Why a repeal of North Carolina’s bathroom bill comes with a price for LGBT advocates


Outgoing North Carolina Gov. Pat McCrory requested a special session Monday for lawmakers to consider repealing the state’s controversial law on transgender bathroom access. The move could end a months-long political stalemate over LGBT rights that had dealt a significant blow to the state’s economy and national reputation.

That’s quite the plot twist. The sudden push to address HB2, one of the nation’s most controversial state-level laws, might seem like a shift from last week, when GOP legislators called a surprise special session to limit the power of the new governor, and other incoming Democratic officials.

But the seemingly conciliatory move came at a price for LGBT advocates: Charlotte’s nondiscrimination ordinance, which banned discrimination based on sexual orientation, gender expression and gender identity, had to be repealed first.


The incoming Democratic governor, Roy Cooper, said he had received promises from GOP leaders in the state legislature that HB2 would be repealed if the nondiscrimination ordinance was rolled back.

Hours before McCrory’s announcement, Charlotte’s City Council voted unanimously to remove the ordinance, an unusual move for a major city in 2016.

Charlotte’s law, whose passage was hard-won by liberals in February, is what prompted GOP state legislators to pass HB2 in the first place. Conservatives claimed, with little evidence, that transgender legal protections would encourage sexual predators to invade women’s restrooms. HB2 annulled the protections Charlotte’s ordinance provided and blocked other cities from passing similar policies.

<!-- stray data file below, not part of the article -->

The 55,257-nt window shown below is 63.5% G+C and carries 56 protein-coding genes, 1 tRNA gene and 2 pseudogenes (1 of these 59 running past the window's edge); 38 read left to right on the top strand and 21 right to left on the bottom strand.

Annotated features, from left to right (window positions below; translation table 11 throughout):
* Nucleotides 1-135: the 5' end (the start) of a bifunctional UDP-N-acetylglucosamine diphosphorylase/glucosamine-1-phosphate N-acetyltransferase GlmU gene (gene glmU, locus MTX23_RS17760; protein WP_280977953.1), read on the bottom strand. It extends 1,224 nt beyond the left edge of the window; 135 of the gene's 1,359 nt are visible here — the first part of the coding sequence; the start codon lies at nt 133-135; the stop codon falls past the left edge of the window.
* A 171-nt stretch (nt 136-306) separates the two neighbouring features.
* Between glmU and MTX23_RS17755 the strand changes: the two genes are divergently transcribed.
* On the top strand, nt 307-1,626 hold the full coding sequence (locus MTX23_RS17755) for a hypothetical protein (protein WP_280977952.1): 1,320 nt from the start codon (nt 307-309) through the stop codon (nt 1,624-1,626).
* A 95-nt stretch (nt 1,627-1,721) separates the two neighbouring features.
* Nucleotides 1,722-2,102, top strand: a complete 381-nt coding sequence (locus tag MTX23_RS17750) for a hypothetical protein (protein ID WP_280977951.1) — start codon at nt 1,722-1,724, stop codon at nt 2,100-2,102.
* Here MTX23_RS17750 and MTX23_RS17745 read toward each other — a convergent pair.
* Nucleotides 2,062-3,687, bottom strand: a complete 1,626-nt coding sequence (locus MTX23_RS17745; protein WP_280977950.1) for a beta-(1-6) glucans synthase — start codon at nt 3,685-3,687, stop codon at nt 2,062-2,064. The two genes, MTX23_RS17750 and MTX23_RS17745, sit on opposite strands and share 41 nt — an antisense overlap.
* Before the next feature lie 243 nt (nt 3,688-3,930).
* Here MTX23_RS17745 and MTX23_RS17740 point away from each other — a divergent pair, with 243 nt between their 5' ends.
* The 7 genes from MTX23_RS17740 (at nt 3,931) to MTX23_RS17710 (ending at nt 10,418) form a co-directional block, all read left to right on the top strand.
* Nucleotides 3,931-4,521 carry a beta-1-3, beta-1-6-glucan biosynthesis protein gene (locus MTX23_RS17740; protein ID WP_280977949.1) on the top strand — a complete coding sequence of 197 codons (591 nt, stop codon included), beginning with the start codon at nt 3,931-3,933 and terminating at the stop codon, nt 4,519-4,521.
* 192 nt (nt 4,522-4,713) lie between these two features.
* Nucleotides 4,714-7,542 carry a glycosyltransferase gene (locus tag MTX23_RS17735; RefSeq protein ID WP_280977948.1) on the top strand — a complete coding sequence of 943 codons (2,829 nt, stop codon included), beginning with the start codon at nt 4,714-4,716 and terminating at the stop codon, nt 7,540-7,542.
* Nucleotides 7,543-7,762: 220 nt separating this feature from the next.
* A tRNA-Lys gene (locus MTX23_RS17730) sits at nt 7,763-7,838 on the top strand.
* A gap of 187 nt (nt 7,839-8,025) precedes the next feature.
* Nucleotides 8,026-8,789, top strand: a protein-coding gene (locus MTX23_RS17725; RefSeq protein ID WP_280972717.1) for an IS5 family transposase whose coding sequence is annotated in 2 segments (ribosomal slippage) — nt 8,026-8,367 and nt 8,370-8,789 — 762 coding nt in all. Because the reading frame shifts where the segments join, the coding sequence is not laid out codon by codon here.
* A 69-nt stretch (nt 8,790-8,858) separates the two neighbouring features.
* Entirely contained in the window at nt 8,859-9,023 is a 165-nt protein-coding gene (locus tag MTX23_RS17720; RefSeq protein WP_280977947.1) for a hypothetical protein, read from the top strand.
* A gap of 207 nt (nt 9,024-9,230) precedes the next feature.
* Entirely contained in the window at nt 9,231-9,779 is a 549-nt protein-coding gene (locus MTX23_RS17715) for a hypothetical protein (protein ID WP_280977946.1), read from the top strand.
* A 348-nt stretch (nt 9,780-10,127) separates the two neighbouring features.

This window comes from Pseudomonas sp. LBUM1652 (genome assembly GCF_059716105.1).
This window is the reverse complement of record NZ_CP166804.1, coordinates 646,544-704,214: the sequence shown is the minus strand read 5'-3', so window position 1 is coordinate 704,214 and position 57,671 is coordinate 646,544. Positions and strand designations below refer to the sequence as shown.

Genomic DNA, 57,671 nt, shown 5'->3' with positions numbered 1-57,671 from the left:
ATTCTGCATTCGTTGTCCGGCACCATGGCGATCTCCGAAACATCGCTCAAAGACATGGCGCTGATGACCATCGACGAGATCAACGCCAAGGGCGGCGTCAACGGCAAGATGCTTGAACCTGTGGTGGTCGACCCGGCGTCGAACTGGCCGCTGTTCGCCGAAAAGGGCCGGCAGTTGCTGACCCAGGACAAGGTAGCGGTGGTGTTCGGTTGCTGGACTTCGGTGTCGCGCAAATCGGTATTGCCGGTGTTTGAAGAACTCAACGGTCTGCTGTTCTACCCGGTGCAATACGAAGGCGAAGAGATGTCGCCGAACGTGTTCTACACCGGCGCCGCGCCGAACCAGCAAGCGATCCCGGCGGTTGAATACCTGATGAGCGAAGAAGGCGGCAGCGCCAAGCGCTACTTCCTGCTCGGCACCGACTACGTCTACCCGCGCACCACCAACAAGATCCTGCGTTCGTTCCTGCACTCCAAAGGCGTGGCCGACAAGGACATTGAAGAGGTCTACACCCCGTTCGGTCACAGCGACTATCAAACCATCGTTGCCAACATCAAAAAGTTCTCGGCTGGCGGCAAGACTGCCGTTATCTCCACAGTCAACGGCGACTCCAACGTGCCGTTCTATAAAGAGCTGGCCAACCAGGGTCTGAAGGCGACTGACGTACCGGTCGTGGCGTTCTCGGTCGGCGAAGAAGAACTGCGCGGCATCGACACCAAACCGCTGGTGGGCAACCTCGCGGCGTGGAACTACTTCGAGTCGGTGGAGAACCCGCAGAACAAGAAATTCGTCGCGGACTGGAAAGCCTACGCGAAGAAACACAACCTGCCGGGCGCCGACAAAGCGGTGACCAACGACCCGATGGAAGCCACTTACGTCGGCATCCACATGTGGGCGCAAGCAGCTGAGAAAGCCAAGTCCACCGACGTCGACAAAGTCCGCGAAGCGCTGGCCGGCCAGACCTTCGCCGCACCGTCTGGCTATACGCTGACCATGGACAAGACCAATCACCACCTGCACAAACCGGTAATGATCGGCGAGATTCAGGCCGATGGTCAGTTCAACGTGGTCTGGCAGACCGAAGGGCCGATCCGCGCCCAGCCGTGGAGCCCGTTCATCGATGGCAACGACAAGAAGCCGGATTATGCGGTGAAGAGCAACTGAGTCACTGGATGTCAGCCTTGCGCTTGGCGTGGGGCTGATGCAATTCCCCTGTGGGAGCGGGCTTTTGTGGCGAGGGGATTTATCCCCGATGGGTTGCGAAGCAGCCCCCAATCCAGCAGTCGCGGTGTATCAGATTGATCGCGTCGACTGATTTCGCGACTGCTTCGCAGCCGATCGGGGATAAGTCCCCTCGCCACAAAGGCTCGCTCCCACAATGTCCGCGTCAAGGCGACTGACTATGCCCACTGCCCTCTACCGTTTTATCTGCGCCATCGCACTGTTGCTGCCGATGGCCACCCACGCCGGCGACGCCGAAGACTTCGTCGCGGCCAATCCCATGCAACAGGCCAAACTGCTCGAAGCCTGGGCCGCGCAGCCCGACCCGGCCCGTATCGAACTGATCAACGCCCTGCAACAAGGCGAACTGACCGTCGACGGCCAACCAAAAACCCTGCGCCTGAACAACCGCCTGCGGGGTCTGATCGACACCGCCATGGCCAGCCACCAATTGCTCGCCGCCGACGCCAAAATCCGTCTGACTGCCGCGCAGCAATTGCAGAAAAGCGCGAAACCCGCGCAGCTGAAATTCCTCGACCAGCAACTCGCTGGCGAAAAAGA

This year, McCrory paid a high price for backing, signing and standing by HB2, a sweeping law that included an unusual requirement for transgender people across the state to use only government bathrooms that matched the genders on their birth certificates.

But the state paid a high price too. The restriction on bathroom use was the first of its kind nationally, and corporations, artists and sports leagues boycotted North Carolina after HB2’s passage by the GOP-dominated General Assembly in March. The backlash probably contributed to McCrory’s defeat in November by Democratic challenger and state Atty. Gen. Cooper, who opposed the law.

Charlotte’s lawmakers have now decided to beat a retreat in exchange for the repeal of HB2, with the support of LGBT advocacy groups like Equality North Carolina and the Human Rights Campaign.


“The Charlotte City Council recognizes the ongoing negative economic impact resulting from the passage of the City’s Non-Discrimination Ordinance and the State’s House Bill 2,” the council explained in a statement requesting that the state repeal HB2. “In order to continue thriving as an inclusive community and compete for high paying jobs and world-class events, the city and state must take action together to restore our collective reputation.”

McCrory’s new move is, in its own way, symbolic of the scorched-earth politics that have taken hold in North Carolina. The state’s legislature has already taken up special sessions – which allow bills to be debated at times when the General Assembly would normally be out of session – four times over the last year, with the rights of transgender residents again hanging in the balance.